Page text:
Francis made the Cross his boast,
Loving Christ within the Manger,
Praised His presence in the Host.
God in mercy gave him brothers
Joined in poverty and grace,
Vowed to serve Christ in obedience,
Freed by chastity’s embrace.

What was hidden from the learned
To the simple has been giv’n:
To the child-like are revealed now
All the truths and joys of heav’n.
Preaching only Jesus’ Gospel,
Francis sang of endless care
Which God, author of creation,
With each person wants to share.

Most high God, all good and mighty,
Father, Son, and Spirit blest,
With Saint Francis we would love You
And with Christ-filled lives attest:
From You, Lord, comes our salvation!
As did Francis, help us live
Lives of peace and true devotion,
That we thanks and praise may give!

87 87 D, suggested tune:  Nettleton
James Michael Thompson, (c) 2009, World Library Publications

Sonnet for Assisi

Blind Francis, waiting to welcome Sister Death,

St Francis4.jpg

though he was by ecstacies and fame,

Had heart for tune. With what remained of

He led his friars in canticles. Then came

Brother Elias, scowling, to
his side,

Small-souled Elias, crying by book and candle,

This was outrageous!
Had the friars no pride?

Music at deathbeds! Ah, the shame! the scandal!

gave him sermons and advice

Instead of song; which simply proves once more

things are sure this side of paradise:

Death, taxes, and the counsel of the

Though we outwit the tithe, make death our friend,

Bores we have with us
even to the end.

(Phyllis McGinley, 1950)

To live without reservation: what Francis may be pointing to

Some have called Liliana Cavani’s Francesco (1989; DVD 1998) a gritty alternative to Franco
Brother Sun, Sister Moon. And I agree. Zeffirelli, while a brilliant filmmaker, can ruin a
saint. And whatever may be said of Cavani’s work,
Francesco is neither a saccharine nor romantic portrayal of
the 13th century’s radical saint, Francis of Assisi. His sincerity is strikingly beautiful. This movie is based on
Herman Hesse’s book
Francis of Assisi. Cavani’s film won three awards and was nominated for a fourth. The
legendary actor/boxer/dog lover and practicing Catholic, Mickey Rourke, played
Saint Francis. And as a side bar, he credits his Catholic faith to saving his life.

Liliana Cavani.jpg

Cavani, born in 1933 in Capri, is the director of many television and cinematic
productions.  Her religious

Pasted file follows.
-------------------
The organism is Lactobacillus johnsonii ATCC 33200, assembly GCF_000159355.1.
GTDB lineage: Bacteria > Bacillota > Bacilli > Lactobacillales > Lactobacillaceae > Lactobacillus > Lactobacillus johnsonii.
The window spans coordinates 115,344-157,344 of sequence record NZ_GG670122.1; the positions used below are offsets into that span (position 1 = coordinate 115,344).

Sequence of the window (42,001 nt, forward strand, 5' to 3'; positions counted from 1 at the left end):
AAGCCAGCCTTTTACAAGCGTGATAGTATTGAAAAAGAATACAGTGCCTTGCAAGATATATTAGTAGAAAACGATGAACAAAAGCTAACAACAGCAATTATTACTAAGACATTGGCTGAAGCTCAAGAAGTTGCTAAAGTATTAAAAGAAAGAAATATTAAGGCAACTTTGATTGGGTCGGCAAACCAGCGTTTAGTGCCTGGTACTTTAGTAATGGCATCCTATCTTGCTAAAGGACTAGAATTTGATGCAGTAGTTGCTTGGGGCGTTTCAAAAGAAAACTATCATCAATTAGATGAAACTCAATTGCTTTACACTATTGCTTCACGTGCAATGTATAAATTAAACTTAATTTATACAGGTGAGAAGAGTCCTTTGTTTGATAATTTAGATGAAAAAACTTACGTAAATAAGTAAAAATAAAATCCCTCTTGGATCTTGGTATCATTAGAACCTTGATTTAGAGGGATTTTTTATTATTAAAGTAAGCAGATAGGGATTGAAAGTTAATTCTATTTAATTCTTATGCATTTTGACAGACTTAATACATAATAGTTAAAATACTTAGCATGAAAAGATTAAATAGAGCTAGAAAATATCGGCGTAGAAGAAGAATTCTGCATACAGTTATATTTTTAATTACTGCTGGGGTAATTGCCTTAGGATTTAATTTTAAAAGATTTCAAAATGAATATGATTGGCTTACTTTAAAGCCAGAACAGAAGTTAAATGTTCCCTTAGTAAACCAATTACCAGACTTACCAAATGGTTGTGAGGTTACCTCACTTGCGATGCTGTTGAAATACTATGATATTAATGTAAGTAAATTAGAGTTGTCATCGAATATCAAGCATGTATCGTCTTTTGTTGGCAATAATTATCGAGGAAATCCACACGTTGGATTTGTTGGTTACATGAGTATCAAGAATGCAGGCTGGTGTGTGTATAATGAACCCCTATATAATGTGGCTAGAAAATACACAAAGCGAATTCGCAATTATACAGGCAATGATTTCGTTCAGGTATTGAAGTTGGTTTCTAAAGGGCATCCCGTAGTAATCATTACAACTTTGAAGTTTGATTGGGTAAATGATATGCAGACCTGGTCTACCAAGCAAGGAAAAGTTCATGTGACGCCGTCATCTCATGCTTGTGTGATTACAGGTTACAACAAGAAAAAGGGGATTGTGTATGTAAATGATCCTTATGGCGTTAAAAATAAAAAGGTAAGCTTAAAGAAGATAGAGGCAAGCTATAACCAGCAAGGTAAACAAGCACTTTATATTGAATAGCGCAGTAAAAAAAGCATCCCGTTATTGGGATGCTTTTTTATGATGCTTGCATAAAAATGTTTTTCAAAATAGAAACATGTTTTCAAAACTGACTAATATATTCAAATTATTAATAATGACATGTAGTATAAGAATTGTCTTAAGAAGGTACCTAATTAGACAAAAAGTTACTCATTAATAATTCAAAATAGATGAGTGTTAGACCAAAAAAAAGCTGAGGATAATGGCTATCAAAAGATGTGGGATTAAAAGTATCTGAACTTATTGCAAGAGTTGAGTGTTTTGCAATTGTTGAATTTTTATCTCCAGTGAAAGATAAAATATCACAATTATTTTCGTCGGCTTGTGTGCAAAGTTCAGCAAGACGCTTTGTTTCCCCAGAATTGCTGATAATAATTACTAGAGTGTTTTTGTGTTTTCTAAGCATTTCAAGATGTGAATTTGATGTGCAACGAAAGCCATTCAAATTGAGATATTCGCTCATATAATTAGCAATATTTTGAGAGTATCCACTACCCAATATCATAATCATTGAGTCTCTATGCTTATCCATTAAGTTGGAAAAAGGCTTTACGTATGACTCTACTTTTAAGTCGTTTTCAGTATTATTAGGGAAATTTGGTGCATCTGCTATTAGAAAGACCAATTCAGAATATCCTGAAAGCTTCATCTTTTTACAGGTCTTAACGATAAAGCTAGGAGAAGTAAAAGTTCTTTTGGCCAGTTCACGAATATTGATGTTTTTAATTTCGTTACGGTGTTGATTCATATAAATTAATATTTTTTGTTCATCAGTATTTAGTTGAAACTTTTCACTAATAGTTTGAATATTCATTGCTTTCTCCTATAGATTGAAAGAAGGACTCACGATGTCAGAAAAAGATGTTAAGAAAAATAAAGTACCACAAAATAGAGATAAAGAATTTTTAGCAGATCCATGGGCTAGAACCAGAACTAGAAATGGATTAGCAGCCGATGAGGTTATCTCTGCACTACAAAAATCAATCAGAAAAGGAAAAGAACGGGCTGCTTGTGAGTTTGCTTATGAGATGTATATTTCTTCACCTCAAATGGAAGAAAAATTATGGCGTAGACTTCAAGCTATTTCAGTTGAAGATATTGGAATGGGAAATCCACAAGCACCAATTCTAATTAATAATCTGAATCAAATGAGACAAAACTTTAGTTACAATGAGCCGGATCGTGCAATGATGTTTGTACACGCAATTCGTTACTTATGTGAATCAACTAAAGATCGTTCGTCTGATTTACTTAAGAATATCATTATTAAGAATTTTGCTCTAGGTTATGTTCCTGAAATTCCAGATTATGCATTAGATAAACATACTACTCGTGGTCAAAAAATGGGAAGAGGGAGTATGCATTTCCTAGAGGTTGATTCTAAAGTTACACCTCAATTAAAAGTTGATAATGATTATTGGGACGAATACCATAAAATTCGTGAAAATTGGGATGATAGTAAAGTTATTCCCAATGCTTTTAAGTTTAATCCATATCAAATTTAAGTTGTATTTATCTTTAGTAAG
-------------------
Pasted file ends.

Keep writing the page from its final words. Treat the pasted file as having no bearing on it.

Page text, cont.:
tendencies are basically unknown to me but I did hear that she leans or leaned
toward a communist ideology. But I can’t help wondering what really inspired
Cavani to direct a film on such a figure as Francis of Assisi. Certainly it
can’t be the wacky-ness that often surrounds the figure of Francis!

Francesco is an interpretation of the person of the 13th century Umbrian saint, Francis of Assisi. He died in 1226 and founded what is
today called the Franciscans 800 years ago. What the Franciscans looked like in
the 13th century isn’t what they are today. The movie is a series of
flashbacks with various friends telling the story of the man who led them to
Christ. Cavani brings out several central questions that all of us have to
answer viz. our Christian faith: To whom do I belong? Do I belong to these
people, or do I belong to Christ? How do I know and why?

The period in which
the real Francis lived was a chaotic time in secular as well as ecclesial
history. His world was faced with civil strife, wars, disease, extreme poverty
in many sectors, illiteracy not to mention heretical movements tearing the
fabric of faith to pieces. And, let’s also not underestimate the wounds of the
Church faced as a result of heresy: lack of true community, negligence of the
human body, despair, lack of reasonable understanding of the faith and Truth
and no reasonable response to the human reality. Hence, the notion of Francis
rebuilding the Lord’s Church took on significant importance for many people.

Francesco? It has little to do
with the fact that his October 4th feast day is next Sunday. But it